CHAPTER ONE

Never in my life have I seen a bridesmaid dressed as a showgirl.  Until I turn and look at myself in the mirror.

“Sally Anne Gibbons.”  I tug my rhinestone-encrusted push-up bra a tad higher.  “I cannot believe you’re making us wear this to your wedding.”

“This is Vegas, baby.”  Sally Anne lifts her double chin and glowers at me.  “Roll with it.”

My fellow bridesmaid Shanelle is attempting to pry her thong out of the nether regions into which it has largely disappeared.  “I haven’t flashed this much skin since I gave birth.  Are you sure you don’t want, I don’t know, a classier look?”

“It’s a little late for that now, don’t you think?  I’m getting hitched in fifteen minutes.”  Sally Anne’s inch-long red fingernails flip a coppery curl behind her ear.  “Besides, if I wanted classy, would I be getting married on the Strip?”

Shanelle and I glance at one another.  Perhaps a more rhetorical question has never been posed.

“What’s your problem, anyhow?”  Sally Anne smooths her sequin-studded sateen.  “You two prance around onstage wearing nothing more than a few inches of Lycra.”

True.  That’s what beauty queens do.  “But that’s in the name of pageant competition,” I remind her.

“This is in the name of wedded bliss,” Sally Anne shoots back.  “Which I am due for, big time.”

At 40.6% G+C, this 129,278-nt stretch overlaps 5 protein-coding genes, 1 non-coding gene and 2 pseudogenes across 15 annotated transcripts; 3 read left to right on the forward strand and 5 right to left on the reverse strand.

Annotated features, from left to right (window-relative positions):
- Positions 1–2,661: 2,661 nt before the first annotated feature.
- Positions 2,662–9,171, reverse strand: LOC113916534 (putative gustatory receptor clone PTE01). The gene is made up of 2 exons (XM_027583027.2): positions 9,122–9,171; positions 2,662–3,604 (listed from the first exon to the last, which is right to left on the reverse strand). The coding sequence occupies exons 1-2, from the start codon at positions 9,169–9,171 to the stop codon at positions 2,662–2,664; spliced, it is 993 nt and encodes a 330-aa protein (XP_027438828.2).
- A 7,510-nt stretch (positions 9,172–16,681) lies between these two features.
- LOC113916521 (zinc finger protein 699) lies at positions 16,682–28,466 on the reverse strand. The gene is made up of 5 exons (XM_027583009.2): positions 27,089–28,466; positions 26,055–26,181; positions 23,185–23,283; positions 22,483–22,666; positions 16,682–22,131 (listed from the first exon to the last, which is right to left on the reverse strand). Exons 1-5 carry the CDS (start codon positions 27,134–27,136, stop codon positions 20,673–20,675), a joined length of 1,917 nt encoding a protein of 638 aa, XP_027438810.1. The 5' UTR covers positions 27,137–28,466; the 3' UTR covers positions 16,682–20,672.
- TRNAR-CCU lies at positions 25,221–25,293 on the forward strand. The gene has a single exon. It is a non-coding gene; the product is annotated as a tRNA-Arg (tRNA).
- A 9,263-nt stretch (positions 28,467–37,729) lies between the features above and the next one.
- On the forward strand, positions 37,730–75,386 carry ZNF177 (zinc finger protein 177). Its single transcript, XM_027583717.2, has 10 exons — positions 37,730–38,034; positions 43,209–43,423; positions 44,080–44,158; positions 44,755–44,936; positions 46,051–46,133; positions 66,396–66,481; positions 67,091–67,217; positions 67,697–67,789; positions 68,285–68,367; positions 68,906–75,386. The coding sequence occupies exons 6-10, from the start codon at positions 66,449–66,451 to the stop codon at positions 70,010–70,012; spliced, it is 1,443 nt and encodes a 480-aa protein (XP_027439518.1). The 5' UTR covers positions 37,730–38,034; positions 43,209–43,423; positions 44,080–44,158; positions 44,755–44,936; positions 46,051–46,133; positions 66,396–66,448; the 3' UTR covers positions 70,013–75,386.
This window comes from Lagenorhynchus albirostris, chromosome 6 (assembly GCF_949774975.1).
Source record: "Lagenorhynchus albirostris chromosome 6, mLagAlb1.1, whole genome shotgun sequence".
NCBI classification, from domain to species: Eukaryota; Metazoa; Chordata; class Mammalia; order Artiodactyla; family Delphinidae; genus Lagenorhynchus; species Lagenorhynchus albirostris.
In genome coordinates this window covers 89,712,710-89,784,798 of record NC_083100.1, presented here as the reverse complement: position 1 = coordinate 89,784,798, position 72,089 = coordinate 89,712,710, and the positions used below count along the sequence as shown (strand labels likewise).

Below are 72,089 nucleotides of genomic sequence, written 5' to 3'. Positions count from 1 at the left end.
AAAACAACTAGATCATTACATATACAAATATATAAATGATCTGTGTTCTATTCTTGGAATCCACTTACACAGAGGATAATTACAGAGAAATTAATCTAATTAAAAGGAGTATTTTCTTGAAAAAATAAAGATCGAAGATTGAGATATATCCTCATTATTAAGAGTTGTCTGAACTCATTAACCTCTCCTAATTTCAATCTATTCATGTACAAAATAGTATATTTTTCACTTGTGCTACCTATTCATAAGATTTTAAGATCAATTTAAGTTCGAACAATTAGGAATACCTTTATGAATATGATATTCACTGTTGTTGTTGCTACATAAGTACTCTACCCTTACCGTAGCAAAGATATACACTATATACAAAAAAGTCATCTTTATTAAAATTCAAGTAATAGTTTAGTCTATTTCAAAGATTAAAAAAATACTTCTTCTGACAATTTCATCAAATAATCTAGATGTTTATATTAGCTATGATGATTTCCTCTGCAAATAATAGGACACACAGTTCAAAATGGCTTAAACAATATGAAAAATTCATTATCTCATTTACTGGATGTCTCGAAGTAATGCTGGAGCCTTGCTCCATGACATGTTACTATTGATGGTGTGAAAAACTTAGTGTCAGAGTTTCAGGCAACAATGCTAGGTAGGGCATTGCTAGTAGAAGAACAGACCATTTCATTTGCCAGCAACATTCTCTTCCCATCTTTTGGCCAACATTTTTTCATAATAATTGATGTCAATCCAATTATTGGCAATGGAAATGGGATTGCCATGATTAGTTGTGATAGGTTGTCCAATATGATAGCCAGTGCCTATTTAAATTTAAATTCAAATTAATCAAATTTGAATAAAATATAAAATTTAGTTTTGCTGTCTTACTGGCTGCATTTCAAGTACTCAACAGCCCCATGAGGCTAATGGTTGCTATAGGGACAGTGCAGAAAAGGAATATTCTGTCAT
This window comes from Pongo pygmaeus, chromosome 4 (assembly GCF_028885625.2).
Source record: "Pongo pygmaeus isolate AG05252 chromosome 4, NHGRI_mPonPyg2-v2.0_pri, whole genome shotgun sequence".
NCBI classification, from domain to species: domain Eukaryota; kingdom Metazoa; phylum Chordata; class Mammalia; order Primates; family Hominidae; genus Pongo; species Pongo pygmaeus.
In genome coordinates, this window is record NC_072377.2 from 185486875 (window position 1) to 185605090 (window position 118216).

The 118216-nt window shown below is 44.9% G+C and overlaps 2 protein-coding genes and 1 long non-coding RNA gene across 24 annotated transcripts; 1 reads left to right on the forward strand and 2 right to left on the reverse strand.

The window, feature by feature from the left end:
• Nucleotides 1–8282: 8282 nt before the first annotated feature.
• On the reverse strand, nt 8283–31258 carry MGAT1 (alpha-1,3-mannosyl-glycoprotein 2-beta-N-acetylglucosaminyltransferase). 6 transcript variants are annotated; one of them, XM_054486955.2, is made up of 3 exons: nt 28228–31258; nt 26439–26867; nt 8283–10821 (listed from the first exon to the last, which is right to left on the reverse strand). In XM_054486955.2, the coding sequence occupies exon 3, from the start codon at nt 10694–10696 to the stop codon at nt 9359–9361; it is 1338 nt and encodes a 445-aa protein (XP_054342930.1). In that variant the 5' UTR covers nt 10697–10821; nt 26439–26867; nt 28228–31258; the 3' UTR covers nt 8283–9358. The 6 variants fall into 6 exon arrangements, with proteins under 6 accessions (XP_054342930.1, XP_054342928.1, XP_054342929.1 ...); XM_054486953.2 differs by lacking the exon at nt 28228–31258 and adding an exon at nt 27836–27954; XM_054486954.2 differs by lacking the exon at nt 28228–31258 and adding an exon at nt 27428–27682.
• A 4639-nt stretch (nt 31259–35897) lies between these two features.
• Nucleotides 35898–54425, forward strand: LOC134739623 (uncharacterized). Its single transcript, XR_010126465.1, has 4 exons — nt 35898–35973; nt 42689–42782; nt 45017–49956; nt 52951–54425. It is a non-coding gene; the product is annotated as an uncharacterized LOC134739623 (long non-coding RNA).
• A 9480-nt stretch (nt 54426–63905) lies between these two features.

As for myself, I’ve enjoyed wedded bliss for seventeen years now, half my life.  Safe to say I married young.  But I can understand what Sally Anne’s driving at.

“I’m 54 years old!”  By now she’s shouting.  “I’m a bride for the very first time!”  She throws her arms wide.  “I want a big fat shindig that nobody will ever forget!”

Shanelle straps on a spangled choker and hands me its evil twin.  “Well, if you have to wait that long, I guess you can do whatever the hell you please.”

“You got that right, sister.  Now let’s get this show on the road.  I don’t want to give Frank time to think twice.”  Sally Anne points across the bridal dressing lounge at two rather frothy items calling our names.  “Put on your headdresses and let’s skedaddle.”

Flowers in the hair?  Lovely.  A small veil?  A nice touch.  But Shanelle and I are called upon to sport two feet of ostrich plumes atop a spangled crown.

Shanelle sidles closer.  “How many ostriches gave their lives for these things?”

“Whole flocks of them.”  I settle it on my head.  “It doesn’t sit nearly as well as my tiara.”

Yes, I am the proud owner of a tiara.  From when I, Happy Pennington, representing the Great State of Ohio, won the title of Ms. America in the nation’s foremost beauty pageant for married women.  I’ve just begun my reign and so far it’s everything I ever dreamed it would be.  I didn’t win in quite the usual way but we don’t have time to get into that now.